- Tombstone Tuesday: Edson Benjamin- “A Cowardly Murder,” Part 1
- Edson Benjamin: “A Cowardly Murder,” Part 2
- Edson Benjamin: “A Cowardly Murder,” Part 3
- Edson Benjamin- “A Cowardly Murder,” Part 4
The Hood River Glacier, March 29, 1901, Vol. 12, No. 45, Page 2, Column 1, tells a bit more of the story of the murder of Edson V. Benjamin:
“TRAGEDY AT UNDERWOOD LANDING”
“A cowardly murder occurred at Underwood Landing, Wash., opposite Hood River, Saturday night, March 23rd. Edson Benjamin of Hood River was shot and instantly killed by someone who fired through the window. The tragedy took place at Wm. Wendorf’s house, 1½ miles from Underwood. Benjamin was in the employ of Nicolai & Cameron as foreman of their logging camp. The camp was preparing to move to a new location above the falls of the White Salmon, and a dance was given as a farewell party to the loggers by their friends in the neighborhood. The dance was held in Wendorf’s barn and the supper was given in the residence. At the third table was seated Edson Benjamin, L.W. Jones, Wm. Wendorf, Mrs. Harry Olsen and Mrs. Nellie Brown. Mrs. Brown had been waiting upon the tables and had just sat down alongside Benjamin and was serving coffee when a shot was fired through the window, striking Benjamin in the head and passing through, a part of the ball struck Mrs. Brown on the shoulder. Benjamin fell to the floor and expired without a word. Mrs. Brown’s injury was slight. L. W. Jones immediately went to the barn, were dancing had been resumed, and informed the dancers of the shooting. The men all turned out and hunted for the assassin but he could not be found. Suspicion immediately rested upon a logger named Jim Green, who had had some trouble with Benjamin and threatened his life. Green was in love with a woman who recently rejected his advances and it is supposed to this caused him to become intensely jealous. Edson Benjamin moved from The Dalles to Hood River about two years ago, and about one year ago bought the Dan Smith place on the East Side. He was a man well spoken of by all who knew him. He leaves a widow. His age was about 38, and he was a native of Illinois. The A.O.U.W. lodge of The Dalles, of which he was a member, took charge of the funeral and he was buried at The Dalles Tuesday.
The coroner came up from Stevenson Sunday, and we understand the jury found a verdict in accordance with the above facts and charged Green as being the murderer.
Sheriff Totten came up from Stevenson Sunday and with deputies commenced a search for Green. Green was hid in the woods. Tuesday, as the officers passed his near his hiding place, he came out and gave himself up and confessed to the murder. He was brought to Hood River Tuesday evening and taken to The Dalles, and Wednesday morning was taken to Vancouver, where a special term of court will convene for his trial.”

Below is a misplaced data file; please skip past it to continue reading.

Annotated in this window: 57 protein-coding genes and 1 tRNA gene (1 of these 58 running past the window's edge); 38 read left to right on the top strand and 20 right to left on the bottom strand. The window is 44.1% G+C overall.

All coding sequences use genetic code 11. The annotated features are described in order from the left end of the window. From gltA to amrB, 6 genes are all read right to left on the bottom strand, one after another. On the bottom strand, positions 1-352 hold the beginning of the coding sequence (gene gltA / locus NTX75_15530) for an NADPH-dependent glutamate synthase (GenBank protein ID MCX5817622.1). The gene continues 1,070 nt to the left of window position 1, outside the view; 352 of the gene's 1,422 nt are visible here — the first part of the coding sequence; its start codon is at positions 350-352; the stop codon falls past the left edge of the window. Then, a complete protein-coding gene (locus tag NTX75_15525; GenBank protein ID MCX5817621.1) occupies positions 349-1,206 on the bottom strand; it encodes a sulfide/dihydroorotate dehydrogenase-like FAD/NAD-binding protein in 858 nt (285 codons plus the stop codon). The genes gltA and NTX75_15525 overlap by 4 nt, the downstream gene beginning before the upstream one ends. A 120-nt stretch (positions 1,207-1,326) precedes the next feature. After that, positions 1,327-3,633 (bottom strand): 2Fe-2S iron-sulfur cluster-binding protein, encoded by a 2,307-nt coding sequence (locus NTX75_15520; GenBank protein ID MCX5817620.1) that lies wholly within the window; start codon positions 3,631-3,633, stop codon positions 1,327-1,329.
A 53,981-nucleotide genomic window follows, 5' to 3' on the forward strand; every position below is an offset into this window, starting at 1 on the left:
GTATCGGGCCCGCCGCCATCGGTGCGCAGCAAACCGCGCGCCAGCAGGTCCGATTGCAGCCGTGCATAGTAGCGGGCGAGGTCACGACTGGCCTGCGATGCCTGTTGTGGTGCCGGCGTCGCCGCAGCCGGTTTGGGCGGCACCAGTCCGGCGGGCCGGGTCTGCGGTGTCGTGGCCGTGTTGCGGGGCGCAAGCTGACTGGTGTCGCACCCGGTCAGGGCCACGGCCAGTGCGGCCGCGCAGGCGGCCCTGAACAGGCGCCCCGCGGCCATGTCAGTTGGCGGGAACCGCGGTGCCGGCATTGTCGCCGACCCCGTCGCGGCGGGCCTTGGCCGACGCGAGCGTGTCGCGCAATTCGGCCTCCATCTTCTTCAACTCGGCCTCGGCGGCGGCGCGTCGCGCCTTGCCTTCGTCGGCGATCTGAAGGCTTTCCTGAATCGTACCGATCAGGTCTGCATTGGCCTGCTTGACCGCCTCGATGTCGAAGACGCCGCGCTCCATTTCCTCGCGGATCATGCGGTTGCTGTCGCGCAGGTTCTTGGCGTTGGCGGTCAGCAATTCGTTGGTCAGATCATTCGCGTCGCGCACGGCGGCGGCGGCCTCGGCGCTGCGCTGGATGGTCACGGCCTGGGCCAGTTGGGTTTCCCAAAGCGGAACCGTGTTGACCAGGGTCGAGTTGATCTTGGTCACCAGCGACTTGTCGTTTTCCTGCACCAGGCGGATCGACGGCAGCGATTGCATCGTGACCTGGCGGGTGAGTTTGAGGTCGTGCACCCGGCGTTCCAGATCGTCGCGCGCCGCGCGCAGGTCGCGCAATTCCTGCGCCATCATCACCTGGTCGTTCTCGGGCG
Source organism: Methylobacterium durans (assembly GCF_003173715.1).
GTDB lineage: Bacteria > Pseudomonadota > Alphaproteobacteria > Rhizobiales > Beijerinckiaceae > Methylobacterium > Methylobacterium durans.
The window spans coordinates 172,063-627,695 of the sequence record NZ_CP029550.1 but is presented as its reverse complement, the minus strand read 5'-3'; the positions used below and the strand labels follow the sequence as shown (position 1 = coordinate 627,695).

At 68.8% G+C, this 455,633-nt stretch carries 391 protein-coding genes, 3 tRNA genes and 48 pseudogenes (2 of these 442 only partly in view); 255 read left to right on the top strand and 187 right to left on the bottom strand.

Three additional paragraphs were in the paper that day concerning the murder:
” Hood River gets the credit abroad for the cowardly murder at Underwood, Wash., because the dispatches concerning the tragedy were sent from here, the nearest telegraph or telephone station. Hood River isn’t a bit proud of its undue prominence in connection with the affair.”
” The citizens of Underwood, Wash., are to be congratulated upon the law-abiding spirit shown when the confessed murderer, Jim Green, was captured. Consdiering the fact that Green was cordially hated and feared by his neighbors, and his victim correspondingly loved and respected, lynching might have resulted.”
“It is said there are some very badly scared citizens of Underwood after it was learned that Jim Green had killed Benjamin. One young man turned gray in a night. Another, a young man who had loaned Green a gun, fearing arrest as an accomplice, swallowed a big dose of carbolic acid in a quart of cider with suicidal intent. The cider acted as an antidote and as an emetic, and the youth will live to get scared another day. The only person heard of showing any presence of mind during the excitement of the affair was Mrs. Brown, who, after the fatal shot was fired, blew out the lamp so that the assassin could not see into the room to shoot again.”
Interestingly, another related paragraph appears on page 3 of this same issue, but does not even mention the murder:
See Part 2 of this series for the pictures. Sadly, I have found no pictures of Edson or his wife Jennie (Munger) Benjamin, nor can I find a funeral notice.
Tomorrow: the trial.
Notes, Sources, and References:
1) Historic Oregon Newspapers:
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